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Last year, Northwood struggled with reduced revenue that sparked lay-offs and other budget tightening measures, to improve its financial condition. It also put a proposed income tax rate increase on the ballot, which was defeated by voters.

By the end of the year, the city had collected revenue that was approximately $500,000 more than the previous year, thanks to the austere budget cuts.

As the area continues to reel from the economic recession, the city is hoping to change course with a plan that sets goals for the future.

Councilman Dave Gallaher, acting chairman of the city’s Economic Development Committee, said the city will be reviewing its comprehensive master plan, or land use plan, which was updated in 2004.

“We’re going to go back to it, and try to gage how we’re doing. We’ll be checking to see where we’re at, how successful we’ve been, in spite of the economy, and what we can do as far as making some long term plans and trying to identify some short-term goals,” he said.

The Service Committee and the Recreation Board will also be reviewing parts of the master plan, he added.

“That doesn’t really have a lot to do with economic development, but it does have to do with the comprehensive plan. While we’re going through it, there’s really no point in just doing one part of it. We’re going to look at the entire plan and go from there,” he said.

The Economic Development Committee also expects to generate ideas to attract business and development, despite little money in the budget.

“We’re trying to regroup and get going. It’s a slow time. We’re trying to get a plan of action so we can take advantage of things if they pick up a little bit. There’s not money available to do things like this. But we still have to have a plan. Just because money is tight, we cannot give up trying to make things a little bit better. We have to work toward a goal. At some point, we may have to decide how important is a certain project – is it something we may want to put money into, or is it something we may want to budget for next year. So we’re trying to develop plans for the future. If they look like they might pay off, and it’s something we want to do sooner, then we’ll have to identify a funding source and see what we can do,” he said.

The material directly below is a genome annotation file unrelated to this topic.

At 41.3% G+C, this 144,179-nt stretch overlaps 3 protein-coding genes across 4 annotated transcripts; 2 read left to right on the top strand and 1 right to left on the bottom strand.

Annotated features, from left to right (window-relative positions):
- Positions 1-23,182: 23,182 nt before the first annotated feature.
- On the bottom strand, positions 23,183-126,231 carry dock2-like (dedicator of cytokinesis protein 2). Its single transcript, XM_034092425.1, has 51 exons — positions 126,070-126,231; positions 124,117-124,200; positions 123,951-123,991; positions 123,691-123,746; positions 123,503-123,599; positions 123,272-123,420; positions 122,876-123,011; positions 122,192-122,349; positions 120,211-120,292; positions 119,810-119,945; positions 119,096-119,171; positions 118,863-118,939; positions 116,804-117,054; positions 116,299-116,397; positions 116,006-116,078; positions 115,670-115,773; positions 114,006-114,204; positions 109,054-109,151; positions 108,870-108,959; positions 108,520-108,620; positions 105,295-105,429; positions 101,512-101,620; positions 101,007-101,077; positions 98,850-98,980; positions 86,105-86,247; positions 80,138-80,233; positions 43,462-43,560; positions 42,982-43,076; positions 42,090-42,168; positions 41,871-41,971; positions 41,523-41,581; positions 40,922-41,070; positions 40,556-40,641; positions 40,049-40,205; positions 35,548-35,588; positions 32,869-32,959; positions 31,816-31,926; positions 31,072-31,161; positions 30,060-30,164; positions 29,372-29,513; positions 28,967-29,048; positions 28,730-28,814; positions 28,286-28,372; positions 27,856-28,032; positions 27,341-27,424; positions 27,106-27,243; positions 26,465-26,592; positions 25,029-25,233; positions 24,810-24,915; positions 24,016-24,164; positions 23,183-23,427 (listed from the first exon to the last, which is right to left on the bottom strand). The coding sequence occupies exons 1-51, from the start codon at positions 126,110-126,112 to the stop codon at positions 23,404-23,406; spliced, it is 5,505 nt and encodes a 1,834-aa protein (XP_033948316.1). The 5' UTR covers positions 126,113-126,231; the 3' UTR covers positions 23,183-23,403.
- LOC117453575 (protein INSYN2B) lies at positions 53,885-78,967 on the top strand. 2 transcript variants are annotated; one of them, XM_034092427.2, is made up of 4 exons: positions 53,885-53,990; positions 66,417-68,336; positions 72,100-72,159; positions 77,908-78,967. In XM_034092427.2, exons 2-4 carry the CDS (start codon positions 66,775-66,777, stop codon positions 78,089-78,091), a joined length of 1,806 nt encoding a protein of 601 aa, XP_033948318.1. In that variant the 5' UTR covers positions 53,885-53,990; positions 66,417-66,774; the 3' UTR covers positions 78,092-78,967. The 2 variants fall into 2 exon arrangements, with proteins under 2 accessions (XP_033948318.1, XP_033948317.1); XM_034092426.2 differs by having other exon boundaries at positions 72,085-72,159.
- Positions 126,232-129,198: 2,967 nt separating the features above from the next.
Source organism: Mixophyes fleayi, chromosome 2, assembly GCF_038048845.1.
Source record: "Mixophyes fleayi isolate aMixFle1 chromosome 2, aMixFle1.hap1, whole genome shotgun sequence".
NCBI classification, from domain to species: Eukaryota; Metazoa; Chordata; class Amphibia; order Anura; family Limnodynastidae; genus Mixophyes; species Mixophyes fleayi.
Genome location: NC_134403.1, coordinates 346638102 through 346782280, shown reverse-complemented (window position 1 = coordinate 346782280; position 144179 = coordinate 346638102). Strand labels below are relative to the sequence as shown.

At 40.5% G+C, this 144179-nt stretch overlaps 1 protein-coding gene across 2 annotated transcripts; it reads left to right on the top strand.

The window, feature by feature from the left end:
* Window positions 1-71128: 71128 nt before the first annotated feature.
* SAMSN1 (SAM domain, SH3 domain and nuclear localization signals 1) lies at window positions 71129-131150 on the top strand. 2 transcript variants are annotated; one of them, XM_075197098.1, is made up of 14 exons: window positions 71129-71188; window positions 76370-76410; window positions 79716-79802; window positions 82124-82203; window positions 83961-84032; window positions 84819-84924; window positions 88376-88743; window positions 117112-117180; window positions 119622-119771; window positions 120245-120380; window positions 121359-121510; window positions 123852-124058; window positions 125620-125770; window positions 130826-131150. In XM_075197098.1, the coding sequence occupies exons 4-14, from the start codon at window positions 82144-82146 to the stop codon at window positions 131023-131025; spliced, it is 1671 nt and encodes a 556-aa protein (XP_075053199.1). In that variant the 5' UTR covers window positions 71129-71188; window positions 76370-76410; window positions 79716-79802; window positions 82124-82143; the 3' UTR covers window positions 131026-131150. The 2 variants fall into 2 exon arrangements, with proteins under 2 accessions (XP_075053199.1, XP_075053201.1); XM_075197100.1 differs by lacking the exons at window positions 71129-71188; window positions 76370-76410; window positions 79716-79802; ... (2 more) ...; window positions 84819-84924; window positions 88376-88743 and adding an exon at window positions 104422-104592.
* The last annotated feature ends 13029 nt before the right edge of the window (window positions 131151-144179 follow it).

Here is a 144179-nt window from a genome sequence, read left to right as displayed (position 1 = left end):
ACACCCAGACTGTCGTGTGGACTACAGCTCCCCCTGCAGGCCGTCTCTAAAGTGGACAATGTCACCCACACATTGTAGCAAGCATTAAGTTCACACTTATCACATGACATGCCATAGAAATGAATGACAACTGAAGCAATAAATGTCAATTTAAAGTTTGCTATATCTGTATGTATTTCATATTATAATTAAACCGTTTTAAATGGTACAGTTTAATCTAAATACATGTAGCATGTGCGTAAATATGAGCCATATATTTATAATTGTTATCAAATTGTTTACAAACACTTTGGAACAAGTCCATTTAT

The city has applied for funding with Wood County, which was selected by the Environmental Protection Agency for a Brownfields Assessment Coalition Grant. The county’s coalition partners are Northwood and the Northern Wood County Port Authority.

Community-wide petroleum grant funds will be used to conduct an estimated 10 Phase I and seven to eight Phase II environmental site assessments, according to the EPA. Grant funds also will be used to inventory sites, conduct cleanup planning, and support community outreach activities.

The Brownfields Program provides funds to communities to clean up and reuse Brownfield sites, which may be tainted by hazardous waste, pollutants, or contaminants. The EPA provides assistance through four competitive grant programs: assessment grants, revolving loan fund grants, cleanup grants, and job training grants.

The EPA selected Wood County for a $250,000 Brownfields Assessment Coalition Grant because its unemployment rate of more than 11 percent is higher than the state and national averages, and its tax base has been significantly reduced due to job losses and the presence of abandoned industrial and commercial sites. The financial shortfalls facing the county and its communities have limited the availability of resources necessary to address Brownfields cleanup and redevelopment. Assessment of Brownfields is expected to provide information about site contamination, leverage state and private funds for site cleanup, and catalyze redevelopment.

“We have to get in line to see if we can identify a project for that,” said Gallaher.

City Administrator Dennis Recker said the city will advertise the program to get the word out to those who might have a site affected by petroleum products that could be a candidate for the Brownfields grant.

“Any polluted sites can be submitted by private, government, or corporate individuals,” he said.

Then there will be a screening process of coalition members, followed by a decision making process to weigh and score the sites to determine which is the most suitable to be remediated, he said.
 
 

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